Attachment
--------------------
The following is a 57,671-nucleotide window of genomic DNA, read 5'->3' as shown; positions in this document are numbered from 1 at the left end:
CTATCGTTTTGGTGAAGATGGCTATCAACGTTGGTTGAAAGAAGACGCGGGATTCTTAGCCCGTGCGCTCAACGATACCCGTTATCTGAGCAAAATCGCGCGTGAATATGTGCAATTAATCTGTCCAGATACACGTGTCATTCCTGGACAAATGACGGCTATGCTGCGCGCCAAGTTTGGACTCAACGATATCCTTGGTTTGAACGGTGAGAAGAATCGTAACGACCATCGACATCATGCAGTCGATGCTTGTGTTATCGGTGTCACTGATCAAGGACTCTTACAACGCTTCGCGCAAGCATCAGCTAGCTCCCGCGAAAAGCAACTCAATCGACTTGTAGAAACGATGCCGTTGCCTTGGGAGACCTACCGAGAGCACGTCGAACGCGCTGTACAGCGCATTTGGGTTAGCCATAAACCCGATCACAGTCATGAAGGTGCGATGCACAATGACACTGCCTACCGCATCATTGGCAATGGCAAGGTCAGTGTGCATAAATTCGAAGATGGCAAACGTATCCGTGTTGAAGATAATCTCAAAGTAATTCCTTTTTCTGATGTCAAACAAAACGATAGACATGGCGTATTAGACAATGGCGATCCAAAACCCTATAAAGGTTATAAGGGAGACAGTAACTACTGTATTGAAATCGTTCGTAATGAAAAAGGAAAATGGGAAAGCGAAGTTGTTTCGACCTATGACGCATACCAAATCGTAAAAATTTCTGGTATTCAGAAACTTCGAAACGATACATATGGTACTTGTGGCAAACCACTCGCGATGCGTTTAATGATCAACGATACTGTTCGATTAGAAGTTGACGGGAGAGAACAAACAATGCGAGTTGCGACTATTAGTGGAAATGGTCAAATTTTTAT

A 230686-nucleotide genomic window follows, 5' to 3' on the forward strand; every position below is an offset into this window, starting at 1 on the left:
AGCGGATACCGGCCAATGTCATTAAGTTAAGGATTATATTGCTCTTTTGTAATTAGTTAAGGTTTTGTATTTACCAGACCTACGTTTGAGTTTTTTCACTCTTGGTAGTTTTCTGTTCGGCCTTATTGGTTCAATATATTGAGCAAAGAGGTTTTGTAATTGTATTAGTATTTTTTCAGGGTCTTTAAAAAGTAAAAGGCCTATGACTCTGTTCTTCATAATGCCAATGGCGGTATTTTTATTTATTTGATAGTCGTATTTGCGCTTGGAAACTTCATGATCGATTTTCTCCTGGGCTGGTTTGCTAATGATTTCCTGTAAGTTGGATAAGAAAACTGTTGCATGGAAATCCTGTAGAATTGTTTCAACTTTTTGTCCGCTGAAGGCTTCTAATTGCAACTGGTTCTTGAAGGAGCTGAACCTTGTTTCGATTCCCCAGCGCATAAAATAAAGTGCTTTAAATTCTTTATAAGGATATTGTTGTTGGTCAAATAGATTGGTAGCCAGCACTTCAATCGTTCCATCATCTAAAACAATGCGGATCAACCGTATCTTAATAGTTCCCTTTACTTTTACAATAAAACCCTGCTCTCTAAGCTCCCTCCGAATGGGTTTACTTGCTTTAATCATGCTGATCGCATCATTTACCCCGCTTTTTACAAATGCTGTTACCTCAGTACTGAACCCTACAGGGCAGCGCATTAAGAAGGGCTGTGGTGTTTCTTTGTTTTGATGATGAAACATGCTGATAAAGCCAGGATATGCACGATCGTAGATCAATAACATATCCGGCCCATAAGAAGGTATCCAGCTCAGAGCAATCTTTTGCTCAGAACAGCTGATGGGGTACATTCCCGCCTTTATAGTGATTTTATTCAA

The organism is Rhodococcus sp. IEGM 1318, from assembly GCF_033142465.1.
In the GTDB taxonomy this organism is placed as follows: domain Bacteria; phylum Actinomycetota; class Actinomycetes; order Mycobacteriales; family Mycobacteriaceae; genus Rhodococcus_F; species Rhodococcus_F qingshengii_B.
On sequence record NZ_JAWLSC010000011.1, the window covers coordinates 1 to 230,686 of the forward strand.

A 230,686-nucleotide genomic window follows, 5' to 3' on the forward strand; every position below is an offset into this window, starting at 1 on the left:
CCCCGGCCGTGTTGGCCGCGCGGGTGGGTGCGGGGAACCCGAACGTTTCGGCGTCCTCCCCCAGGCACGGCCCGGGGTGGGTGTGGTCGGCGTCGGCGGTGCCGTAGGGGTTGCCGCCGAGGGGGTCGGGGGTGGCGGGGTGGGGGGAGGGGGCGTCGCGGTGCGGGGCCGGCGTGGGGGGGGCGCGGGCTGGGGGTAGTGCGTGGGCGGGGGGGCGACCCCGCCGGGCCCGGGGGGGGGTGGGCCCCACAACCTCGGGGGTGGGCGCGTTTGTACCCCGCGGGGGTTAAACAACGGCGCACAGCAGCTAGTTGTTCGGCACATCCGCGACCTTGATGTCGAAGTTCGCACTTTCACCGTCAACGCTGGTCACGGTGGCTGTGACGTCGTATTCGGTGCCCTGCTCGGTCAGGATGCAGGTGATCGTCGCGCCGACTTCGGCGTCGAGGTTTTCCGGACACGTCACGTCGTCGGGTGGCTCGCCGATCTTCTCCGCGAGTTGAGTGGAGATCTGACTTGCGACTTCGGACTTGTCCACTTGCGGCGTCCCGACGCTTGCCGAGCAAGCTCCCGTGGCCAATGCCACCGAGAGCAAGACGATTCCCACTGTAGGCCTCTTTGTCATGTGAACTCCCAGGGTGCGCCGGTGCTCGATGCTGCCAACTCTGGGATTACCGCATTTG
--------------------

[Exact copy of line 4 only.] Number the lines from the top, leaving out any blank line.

AGCGGATACCGGCCAATGTCATTAAGTTAAGGATTATATTGCTCTTTTGTAATTAGTTAAGGTTTTGTATTTACCAGACCTACGTTTGAGTTTTTTCACTCTTGGTAGTTTTCTGTTCGGCCTTATTGGTTCAATATATTGAGCAAAGAGGTTTTGTAATTGTATTAGTATTTTTTCAGGGTCTTTAAAAAGTAAAAGGCCTATGACTCTGTTCTTCATAATGCCAATGGCGGTATTTTTATTTATTTGATAGTCGTATTTGCGCTTGGAAACTTCATGATCGATTTTCTCCTGGGCTGGTTTGCTAATGATTTCCTGTAAGTTGGATAAGAAAACTGTTGCATGGAAATCCTGTAGAATTGTTTCAACTTTTTGTCCGCTGAAGGCTTCTAATTGCAACTGGTTCTTGAAGGAGCTGAACCTTGTTTCGATTCCCCAGCGCATAAAATAAAGTGCTTTAAATTCTTTATAAGGATATTGTTGTTGGTCAAATAGATTGGTAGCCAGCACTTCAATCGTTCCATCATCTAAAACAATGCGGATCAACCGTATCTTAATAGTTCCCTTTACTTTTACAATAAAACCCTGCTCTCTAAGCTCCCTCCGAATGGGTTTACTTGCTTTAATCATGCTGATCGCATCATTTACCCCGCTTTTTACAAATGCTGTTACCTCAGTACTGAACCCTACAGGGCAGCGCATTAAGAAGGGCTGTGGTGTTTCTTTGTTTTGATGATGAAACATGCTGATAAAGCCAGGATATGCACGATCGTAGATCAATAACATATCCGGCCCATAAGAAGGTATCCAGCTCAGAGCAATCTTTTGCTCAGAACAGCTGATGGGGTACATTCCCGCCTTTATAGTGATTTTATTCAA